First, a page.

Embedding ECG sensors to a supermarket cart (trolley) handle as ‘first-line’ screening for atrial fibrillation

Not coming soon to a supermarket near you, but an interesting test at Sainsbury’s in Liverpool. The 2022 study by a team from Liverpool John Moores University (LJMU) was designed to move atrial fibrillation (AF) screening closer to everyday routines. At least one weekly routine is to go to the supermarket.

In the ‘SHOPS-AF’ study first/proof-of-concept phase designed in 2022, the LJMU team installed a single-lead ECG designed by them, the MyDiagnostick, into the cart (US)/trolley (UK) handles at four local Sainsbury’s with pharmacies. This idea is similar to the pulse monitor handle that you find in most sport treadmills. The study over the past two months recruited 2,155 adult shoppers who used the carts and placed hands on the equipped handles over the 60-second monitoring time required to get an accurate ECG. About 220 were ‘red-lighted’–an irregular heartbeat was picked up by the sensor in the handle that alerted the in-store pharmacist, who then took a manual pulse measurement and a static control sensor reading. Of the 220, it confirmed AF in 59 individuals–26%. 20 already knew they had AF, meaning that 39 did not know. The average age of the 59 participants with atrial fibrillation was 74 years and 43% were women. To the positives, the pharmacist offered a cardiologist consultation referral.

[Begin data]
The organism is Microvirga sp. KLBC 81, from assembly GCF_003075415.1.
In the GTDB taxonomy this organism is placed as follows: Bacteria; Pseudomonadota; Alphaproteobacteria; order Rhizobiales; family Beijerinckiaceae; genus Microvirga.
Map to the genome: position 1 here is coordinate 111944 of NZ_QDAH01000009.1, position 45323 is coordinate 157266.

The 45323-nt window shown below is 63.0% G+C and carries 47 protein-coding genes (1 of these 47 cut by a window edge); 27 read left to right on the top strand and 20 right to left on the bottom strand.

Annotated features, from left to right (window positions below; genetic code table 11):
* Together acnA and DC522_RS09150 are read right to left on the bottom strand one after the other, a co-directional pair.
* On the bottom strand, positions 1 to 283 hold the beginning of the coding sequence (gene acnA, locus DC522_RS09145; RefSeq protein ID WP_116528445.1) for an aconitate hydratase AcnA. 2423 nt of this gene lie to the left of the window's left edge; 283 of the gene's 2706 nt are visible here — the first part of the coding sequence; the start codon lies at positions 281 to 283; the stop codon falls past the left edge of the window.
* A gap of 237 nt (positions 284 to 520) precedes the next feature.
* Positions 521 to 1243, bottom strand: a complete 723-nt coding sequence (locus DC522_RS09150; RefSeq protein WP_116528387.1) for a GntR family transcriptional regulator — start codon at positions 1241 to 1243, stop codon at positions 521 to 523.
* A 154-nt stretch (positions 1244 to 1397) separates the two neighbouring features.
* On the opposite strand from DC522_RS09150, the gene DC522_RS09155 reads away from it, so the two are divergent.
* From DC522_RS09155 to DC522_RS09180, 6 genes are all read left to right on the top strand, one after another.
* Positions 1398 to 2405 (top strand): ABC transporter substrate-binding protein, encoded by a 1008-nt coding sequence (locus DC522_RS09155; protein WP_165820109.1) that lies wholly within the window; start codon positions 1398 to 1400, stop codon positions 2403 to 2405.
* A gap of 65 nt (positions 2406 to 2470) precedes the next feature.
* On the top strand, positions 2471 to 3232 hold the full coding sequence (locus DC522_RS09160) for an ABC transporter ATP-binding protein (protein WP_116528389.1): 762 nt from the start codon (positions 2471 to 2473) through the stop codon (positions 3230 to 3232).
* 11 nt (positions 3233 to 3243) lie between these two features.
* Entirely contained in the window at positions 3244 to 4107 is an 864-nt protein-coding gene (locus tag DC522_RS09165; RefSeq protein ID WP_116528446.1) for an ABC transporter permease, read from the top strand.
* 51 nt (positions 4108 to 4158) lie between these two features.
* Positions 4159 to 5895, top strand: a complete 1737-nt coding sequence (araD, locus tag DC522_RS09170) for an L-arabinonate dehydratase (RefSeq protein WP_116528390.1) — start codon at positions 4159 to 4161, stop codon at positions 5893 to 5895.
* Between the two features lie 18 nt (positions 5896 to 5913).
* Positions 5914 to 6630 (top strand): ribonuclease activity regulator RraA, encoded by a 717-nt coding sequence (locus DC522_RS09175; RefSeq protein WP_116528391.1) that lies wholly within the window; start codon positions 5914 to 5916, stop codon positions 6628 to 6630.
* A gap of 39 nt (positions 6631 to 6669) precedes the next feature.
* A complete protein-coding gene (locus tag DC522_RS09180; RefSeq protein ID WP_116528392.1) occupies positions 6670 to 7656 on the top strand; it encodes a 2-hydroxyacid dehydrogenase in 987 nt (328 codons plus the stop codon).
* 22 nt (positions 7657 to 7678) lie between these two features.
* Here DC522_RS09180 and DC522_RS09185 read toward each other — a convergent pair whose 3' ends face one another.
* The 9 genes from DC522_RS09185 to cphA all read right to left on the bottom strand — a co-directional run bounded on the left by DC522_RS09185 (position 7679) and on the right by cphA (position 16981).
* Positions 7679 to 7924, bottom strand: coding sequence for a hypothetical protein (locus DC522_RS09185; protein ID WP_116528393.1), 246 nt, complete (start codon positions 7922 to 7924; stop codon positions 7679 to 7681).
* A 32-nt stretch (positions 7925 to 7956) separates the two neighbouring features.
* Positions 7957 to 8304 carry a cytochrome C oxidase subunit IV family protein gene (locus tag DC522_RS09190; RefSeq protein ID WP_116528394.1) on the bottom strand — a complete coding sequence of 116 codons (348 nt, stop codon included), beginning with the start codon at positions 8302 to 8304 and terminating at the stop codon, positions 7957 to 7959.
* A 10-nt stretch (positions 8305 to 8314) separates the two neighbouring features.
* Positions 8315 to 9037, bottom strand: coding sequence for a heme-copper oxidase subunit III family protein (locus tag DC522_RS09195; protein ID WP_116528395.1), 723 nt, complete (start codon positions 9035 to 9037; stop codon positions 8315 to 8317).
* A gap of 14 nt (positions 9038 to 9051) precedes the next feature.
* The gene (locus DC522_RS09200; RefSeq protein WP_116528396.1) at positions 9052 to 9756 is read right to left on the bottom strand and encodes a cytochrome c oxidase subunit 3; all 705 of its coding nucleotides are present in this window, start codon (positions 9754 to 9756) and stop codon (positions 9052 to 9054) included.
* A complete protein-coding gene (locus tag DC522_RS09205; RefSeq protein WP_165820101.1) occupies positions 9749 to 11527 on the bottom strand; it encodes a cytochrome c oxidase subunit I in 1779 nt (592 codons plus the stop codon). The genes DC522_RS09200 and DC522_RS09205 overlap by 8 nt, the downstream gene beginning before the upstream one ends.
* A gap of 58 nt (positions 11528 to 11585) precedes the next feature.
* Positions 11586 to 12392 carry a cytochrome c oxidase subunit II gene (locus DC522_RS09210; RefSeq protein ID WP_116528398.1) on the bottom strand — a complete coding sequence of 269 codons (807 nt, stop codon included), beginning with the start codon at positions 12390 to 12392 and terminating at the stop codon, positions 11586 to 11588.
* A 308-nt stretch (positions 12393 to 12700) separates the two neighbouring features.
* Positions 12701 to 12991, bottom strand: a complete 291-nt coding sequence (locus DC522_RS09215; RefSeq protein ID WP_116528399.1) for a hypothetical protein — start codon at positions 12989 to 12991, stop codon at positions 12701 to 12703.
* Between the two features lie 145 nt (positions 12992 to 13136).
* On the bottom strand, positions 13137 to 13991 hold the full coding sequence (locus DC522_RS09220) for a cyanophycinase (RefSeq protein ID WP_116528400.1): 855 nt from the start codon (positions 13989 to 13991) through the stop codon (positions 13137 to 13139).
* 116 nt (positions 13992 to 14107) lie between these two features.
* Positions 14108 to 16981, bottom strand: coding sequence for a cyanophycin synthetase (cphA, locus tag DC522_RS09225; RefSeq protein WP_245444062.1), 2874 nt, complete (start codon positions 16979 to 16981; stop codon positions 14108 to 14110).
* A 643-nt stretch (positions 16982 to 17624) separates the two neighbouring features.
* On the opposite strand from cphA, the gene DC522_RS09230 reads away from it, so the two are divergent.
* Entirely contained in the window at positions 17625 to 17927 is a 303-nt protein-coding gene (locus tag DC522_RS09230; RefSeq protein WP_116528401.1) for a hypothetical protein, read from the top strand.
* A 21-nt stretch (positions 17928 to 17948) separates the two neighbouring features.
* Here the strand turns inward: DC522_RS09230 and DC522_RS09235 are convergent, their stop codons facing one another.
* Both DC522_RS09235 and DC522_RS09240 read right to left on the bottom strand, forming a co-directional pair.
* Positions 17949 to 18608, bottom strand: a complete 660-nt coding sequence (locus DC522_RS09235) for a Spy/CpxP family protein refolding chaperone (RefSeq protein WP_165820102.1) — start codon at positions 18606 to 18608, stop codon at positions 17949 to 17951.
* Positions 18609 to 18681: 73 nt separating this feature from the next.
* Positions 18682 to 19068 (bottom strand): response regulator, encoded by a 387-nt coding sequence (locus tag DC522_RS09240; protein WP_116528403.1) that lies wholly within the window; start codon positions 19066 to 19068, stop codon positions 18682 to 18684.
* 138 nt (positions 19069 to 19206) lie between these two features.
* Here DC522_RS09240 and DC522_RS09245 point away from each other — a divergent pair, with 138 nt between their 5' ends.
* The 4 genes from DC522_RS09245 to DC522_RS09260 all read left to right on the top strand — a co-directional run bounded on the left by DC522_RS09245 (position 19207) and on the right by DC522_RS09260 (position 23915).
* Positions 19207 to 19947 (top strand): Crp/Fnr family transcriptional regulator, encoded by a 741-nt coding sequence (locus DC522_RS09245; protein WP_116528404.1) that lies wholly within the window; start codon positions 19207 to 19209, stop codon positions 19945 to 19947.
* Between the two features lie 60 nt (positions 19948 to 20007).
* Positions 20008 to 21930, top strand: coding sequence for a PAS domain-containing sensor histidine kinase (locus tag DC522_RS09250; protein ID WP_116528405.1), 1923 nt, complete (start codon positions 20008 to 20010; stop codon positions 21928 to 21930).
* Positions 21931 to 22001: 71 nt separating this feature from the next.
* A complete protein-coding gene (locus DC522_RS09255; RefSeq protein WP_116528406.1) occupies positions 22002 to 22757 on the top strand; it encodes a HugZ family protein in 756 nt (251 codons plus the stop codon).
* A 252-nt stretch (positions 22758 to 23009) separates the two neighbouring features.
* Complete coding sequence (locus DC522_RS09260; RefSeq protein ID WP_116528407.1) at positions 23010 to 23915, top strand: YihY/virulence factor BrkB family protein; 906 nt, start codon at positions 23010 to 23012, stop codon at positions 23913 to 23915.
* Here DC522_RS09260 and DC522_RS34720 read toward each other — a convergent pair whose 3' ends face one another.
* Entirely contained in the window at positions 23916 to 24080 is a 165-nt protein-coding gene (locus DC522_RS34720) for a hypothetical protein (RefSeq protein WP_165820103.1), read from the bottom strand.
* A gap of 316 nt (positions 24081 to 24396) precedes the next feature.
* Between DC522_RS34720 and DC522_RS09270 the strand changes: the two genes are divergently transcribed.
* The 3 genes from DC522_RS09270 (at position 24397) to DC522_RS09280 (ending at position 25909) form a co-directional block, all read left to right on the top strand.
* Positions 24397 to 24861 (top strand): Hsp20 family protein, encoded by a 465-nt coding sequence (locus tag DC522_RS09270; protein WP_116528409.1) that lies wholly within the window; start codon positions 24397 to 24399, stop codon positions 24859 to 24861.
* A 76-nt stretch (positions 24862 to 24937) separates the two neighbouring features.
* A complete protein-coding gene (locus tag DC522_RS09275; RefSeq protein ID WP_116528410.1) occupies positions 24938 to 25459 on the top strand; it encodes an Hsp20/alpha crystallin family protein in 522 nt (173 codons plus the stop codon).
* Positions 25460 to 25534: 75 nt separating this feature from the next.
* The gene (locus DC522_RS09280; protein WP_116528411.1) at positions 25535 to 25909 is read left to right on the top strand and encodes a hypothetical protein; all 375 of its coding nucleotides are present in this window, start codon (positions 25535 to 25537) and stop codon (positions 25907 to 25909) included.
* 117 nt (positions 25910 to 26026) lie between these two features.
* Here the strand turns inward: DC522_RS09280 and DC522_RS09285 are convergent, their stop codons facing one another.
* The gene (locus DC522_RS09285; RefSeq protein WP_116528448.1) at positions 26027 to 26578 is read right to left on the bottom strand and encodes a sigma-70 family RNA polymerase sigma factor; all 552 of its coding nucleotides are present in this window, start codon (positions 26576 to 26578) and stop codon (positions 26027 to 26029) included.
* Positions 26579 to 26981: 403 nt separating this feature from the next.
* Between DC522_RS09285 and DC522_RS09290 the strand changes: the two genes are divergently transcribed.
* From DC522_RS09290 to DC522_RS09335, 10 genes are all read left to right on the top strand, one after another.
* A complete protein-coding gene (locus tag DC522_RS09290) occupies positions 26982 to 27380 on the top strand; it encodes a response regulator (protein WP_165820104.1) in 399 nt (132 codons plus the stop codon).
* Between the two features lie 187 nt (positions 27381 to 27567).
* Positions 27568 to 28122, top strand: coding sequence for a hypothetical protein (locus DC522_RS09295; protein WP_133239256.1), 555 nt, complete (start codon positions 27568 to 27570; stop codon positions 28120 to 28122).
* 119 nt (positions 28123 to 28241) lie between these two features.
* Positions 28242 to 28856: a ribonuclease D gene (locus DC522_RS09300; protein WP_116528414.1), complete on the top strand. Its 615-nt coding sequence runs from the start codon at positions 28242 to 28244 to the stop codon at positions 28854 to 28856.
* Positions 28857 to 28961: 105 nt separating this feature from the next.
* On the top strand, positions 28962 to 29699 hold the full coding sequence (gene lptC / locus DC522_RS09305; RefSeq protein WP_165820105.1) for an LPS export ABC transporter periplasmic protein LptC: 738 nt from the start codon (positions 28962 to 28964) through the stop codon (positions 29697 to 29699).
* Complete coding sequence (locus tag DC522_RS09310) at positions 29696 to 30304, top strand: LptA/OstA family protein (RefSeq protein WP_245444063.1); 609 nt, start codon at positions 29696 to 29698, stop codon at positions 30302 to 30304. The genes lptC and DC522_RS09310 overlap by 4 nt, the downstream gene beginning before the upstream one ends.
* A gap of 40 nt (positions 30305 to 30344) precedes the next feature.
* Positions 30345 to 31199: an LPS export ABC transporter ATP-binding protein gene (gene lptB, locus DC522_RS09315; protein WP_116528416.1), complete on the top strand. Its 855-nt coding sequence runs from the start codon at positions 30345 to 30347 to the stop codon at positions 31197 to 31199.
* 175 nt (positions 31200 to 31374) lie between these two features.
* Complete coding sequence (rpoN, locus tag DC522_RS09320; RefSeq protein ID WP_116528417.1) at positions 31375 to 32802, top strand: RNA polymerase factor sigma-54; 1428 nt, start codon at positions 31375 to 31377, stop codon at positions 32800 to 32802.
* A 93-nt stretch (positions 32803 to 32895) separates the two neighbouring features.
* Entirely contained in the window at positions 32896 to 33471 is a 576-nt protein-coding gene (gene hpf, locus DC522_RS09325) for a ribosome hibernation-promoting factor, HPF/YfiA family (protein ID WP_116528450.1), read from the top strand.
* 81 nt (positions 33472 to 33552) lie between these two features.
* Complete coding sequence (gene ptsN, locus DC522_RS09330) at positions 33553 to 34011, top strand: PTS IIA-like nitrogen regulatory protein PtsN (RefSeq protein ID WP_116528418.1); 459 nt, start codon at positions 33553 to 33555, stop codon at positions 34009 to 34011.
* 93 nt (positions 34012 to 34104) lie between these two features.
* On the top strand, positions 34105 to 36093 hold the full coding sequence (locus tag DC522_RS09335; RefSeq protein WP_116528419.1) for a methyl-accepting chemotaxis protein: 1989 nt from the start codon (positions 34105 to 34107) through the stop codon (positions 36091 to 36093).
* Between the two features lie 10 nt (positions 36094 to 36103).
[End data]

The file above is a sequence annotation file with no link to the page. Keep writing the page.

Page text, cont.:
The results suggested to the LJMU team that results in phase 1 were not very accurate, and the second phase required a more accurate diagnostic tool. Accessibility and acceptability were favorable. Ian Jones, one of the researchers and a professor at LJMU said, “Nearly two-thirds of the shoppers we approached were happy to use a trolley, and the vast majority of those who declined were in a rush rather than wary of being monitored.” The second phase of the study would also give a designated spot to place the hands continously and halve the time of the ECG to 30 seconds based on ESC (European Society of Cardiology) guidelines.

The results above were presented at the ACNAP (Association of Cardiovascular Nursing & Allied Professions) Congress 2023 in Edinburgh on 23 June (session listing). European Society of Cardiology (ESC) release, Interesting Engineering, Manchester Evening News  Study proposals: abstract and full text in PubMed.

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